I think is fair. The rule is there because LH and Macca did the same 2 years ago in Canada…(back then the team was given a warning and penalize with a fine of $10000)..I agree it is not LH’s fault but it does not matter the regulation is clear on that. I think the key question is: What is the punishment for not have 1 liter at then end of the race? Is it better or worst than stop in the middle of the track to safe 1 liter of gas?

JTW
Guest
JTW

It certainly isn’t a case of ‘force majeure’ as there was not an ‘act of god’ or unavoidable natural disaster that caused this; it was simply not putting enough fuel into the car. It doesn’t matter if it was human error, or an attempt to push the envelope, it was in violation of the rule that states they need to get the car back to pit lane and to have a litre of fuel for testing. That said, putting Hamilton at the back of the grid seems a bit over the top. I think stripping him of Q3 times, in… Read more »

Don Parker
Guest
Don Parker

This is a joke!!! Lewis is the most penalized driver of the last 5 years. The FIA and Mclaren should be punished. Does anyone think that 2 or 3 liters of fuel caused him to be half a second faster than the rest of the field? This is the second time he has been punished for a GREAT performance. I am disgusted and considering whether I want to continue supporting this sport.

Don Parker
Guest
Don Parker

If he wins the race from dead last by passing every car on the grid and putting on the best performance of F1 history… the FIA will find a reason or McLaren will do something to take it away from him

LeslieM
Guest
LeslieM

Didn’t Vettel, P1 in Bahrain, also stop on course after qualifying?

Was it fuel in that case?

Can’t recall exactly, so looking for someone with a better memory.

daly
Guest
daly

SABOTAGE!!! the lone black man in F! 3 poles 2 seonds in qualifying and not a win in hand .. somethign is worng over at Mclaren … season after season they do it to him

quattro_T
Guest
quattro_T

He was doing it to himself all season long last season, crashing a perfectly fine and fast car each other race. I did not see Mclaren arguing they should replace him…short memory people…

Craig Sipple
Guest
Craig Sipple

After sleeping on this the only people who are to blame are McLaren.
Rules are rules.

Jake
Guest
Jake

Its a real disgrace for FIA to place Hamilton
In last place because the ‘fuel quantity not meeting the required level’ standards. ill understand if they just place him 2-3 placing down.

As I see it, the qualifying time frame is over
And anything minor after that should not dealt with a major rubbish decision by FIA.

ITS SHAMEFUL TO WHAT THE STEWARDS HAVE DONE. MAJOR HUMILIATION.

Don Parker
Guest
Don Parker

Nicely stated!!!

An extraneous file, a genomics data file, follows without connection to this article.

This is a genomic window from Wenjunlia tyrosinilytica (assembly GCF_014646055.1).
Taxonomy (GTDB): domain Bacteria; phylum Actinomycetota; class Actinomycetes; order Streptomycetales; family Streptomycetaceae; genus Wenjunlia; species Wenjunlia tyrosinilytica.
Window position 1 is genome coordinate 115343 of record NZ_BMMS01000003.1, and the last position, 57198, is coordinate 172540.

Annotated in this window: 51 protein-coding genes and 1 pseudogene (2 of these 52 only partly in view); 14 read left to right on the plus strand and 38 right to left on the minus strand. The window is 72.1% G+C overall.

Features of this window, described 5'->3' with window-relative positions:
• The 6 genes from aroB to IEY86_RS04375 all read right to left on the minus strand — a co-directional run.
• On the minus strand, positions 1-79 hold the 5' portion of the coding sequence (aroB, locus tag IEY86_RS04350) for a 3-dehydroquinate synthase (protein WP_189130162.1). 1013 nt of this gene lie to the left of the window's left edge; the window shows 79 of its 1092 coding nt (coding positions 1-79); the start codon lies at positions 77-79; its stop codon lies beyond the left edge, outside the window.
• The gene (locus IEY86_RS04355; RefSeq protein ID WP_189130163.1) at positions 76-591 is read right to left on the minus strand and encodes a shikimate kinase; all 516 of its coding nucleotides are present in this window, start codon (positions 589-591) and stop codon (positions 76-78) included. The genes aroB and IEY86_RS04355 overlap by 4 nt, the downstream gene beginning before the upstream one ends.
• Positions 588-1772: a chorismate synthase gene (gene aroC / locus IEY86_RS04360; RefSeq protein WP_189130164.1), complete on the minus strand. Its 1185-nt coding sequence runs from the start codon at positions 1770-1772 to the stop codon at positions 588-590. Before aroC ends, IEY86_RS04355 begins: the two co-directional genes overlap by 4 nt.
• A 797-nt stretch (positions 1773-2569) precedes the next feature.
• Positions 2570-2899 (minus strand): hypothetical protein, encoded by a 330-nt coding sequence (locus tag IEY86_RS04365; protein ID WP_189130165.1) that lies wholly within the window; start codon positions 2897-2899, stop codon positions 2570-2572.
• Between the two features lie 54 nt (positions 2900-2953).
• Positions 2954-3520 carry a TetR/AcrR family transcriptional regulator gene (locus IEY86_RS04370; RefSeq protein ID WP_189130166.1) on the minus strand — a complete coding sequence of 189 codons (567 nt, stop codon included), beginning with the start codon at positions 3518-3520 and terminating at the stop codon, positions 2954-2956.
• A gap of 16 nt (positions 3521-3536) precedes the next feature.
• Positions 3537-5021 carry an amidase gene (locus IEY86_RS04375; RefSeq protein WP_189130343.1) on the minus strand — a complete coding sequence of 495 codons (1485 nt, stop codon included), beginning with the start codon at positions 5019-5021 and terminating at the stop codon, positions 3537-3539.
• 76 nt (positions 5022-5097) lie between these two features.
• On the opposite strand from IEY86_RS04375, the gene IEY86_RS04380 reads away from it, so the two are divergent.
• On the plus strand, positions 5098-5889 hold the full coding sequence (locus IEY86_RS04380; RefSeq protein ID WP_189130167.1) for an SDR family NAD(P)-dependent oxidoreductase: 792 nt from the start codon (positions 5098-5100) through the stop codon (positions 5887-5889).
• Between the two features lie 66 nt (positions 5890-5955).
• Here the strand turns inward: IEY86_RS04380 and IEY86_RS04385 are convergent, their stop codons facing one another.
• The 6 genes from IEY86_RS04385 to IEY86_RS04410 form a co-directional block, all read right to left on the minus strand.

quattro_T
Guest
quattro_T

Mclaren must have known LH did not have enough fuel right after they sent him out on final run in Q3. Sensors are providing them with fuel status continuesly I guess, how would they otherwise have known to tell LH to stop on track right after last flyer?? So from FIA perspective Mclaren knew they were braking the rules, still they did not take any action to prevent it (eg by asking LH to pit right after the out lap or slow down on the flying lap to save fuel). Instead they tried to “cheat” FIA…Probably this is the reason… Read more »

Peter
Guest
Peter

Lewis was let down by his team yet again but the rule should stand for the race too, Vettel should have been excluded from wiinning the race when he stopped his car in the exit of the pit lane last season.
Mansel and the other stewards seem to have it in for Lewis and Mclaren. The race has far more implications for the safety of the drivers, and if a driver finishes the qualifying and stops his engine on the track how can anyone say he didnt have enough fuel to get back to the paddock.

MIE
Editor
MIE

If they want to run light, why don’t they do it early in th session with just enough to get back to the pit but not enough to have one litre for the fuel sample? That way they can fuel enough for a final run that may be lower (hmm what did Lewis do to get Pole in the first two races this year?). Whitmarsh is saying with 1.3 litres being drawn from the car when it returned to the pits, they had enough fuel in the car to make it back and still have the one litre necessary. If… Read more »

Blow me
Guest
Blow me

MW has his days numbered as the team’s boss..the reason? for constantly sucking Jenson’s c*** for the last 2 seasons by prioritising the race in his favour and when it backfires for whatever reason is too late for the other car salvage the race for Mclaren…

Brian Reynolds
Guest
Brian Reynolds

o settle I cannot help it but in all the years I have never heard the rule other than to test the fuel. So why do they choose Lewis to settle on a rule interpretation that it has to be a litre left and enough to drive to the pits. I noticed very recent races where cars were pulled up after the race because there was not enough fuel to go back to the pit and have spare fuel for testing. Ah but that wasn’t Lewis so that was OK. mmmm